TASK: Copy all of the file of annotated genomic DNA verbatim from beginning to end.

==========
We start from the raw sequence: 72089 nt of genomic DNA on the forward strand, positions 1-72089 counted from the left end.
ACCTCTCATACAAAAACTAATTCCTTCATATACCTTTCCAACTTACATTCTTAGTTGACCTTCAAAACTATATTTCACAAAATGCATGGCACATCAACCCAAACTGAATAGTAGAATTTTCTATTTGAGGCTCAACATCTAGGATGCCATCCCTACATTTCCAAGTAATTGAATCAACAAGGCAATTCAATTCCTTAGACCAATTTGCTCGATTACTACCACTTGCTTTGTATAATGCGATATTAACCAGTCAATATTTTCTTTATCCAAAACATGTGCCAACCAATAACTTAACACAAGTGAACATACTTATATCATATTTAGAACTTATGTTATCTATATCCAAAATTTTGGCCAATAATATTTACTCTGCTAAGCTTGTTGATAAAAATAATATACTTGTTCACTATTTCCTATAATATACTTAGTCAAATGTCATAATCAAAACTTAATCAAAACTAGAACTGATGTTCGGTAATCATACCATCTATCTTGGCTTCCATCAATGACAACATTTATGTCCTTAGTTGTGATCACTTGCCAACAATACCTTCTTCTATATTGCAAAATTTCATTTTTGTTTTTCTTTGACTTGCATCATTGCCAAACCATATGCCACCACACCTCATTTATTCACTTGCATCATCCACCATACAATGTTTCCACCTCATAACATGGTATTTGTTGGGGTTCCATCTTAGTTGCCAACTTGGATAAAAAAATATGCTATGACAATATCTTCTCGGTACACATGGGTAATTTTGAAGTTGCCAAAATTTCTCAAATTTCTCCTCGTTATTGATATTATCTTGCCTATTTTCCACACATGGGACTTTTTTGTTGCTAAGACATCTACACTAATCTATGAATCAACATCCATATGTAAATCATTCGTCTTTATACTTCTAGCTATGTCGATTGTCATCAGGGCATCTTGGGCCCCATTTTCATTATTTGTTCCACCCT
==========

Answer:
We start from the raw sequence: 72089 nt of genomic DNA on the forward strand, positions 1-72089 counted from the left end.
ACCTCTCATACAAAAACTAATTCCTTCATATACCTTTCCAACTTACATTCTTAGTTGACCTTCAAAACTATATTTCACAAAATGCATGGCACATCAACCCAAACTGAATAGTAGAATTTTCTATTTGAGGCTCAACATCTAGGATGCCATCCCTACATTTCCAAGTAATTGAATCAACAAGGCAATTCAATTCCTTAGACCAATTTGCTCGATTACTACCACTTGCTTTGTATAATGCGATATTAACCAGTCAATATTTTCTTTATCCAAAACATGTGCCAACCAATAACTTAACACAAGTGAACATACTTATATCATATTTAGAACTTATGTTATCTATATCCAAAATTTTGGCCAATAATATTTACTCTGCTAAGCTTGTTGATAAAAATAATATACTTGTTCACTATTTCCTATAATATACTTAGTCAAATGTCATAATCAAAACTTAATCAAAACTAGAACTGATGTTCGGTAATCATACCATCTATCTTGGCTTCCATCAATGACAACATTTATGTCCTTAGTTGTGATCACTTGCCAACAATACCTTCTTCTATATTGCAAAATTTCATTTTTGTTTTTCTTTGACTTGCATCATTGCCAAACCATATGCCACCACACCTCATTTATTCACTTGCATCATCCACCATACAATGTTTCCACCTCATAACATGGTATTTGTTGGGGTTCCATCTTAGTTGCCAACTTGGATAAAAAAATATGCTATGACAATATCTTCTCGGTACACATGGGTAATTTTGAAGTTGCCAAAATTTCTCAAATTTCTCCTCGTTATTGATATTATCTTGCCTATTTTCCACACATGGGACTTTTTTGTTGCTAAGACATCTACACTAATCTATGAATCAACATCCATATGTAAATCATTCGTCTTTATACTTCTAGCTATGTCGATTGTCATCAGGGCATCTTGGGCCCCATTTTCATTATTTGTTCCACCCT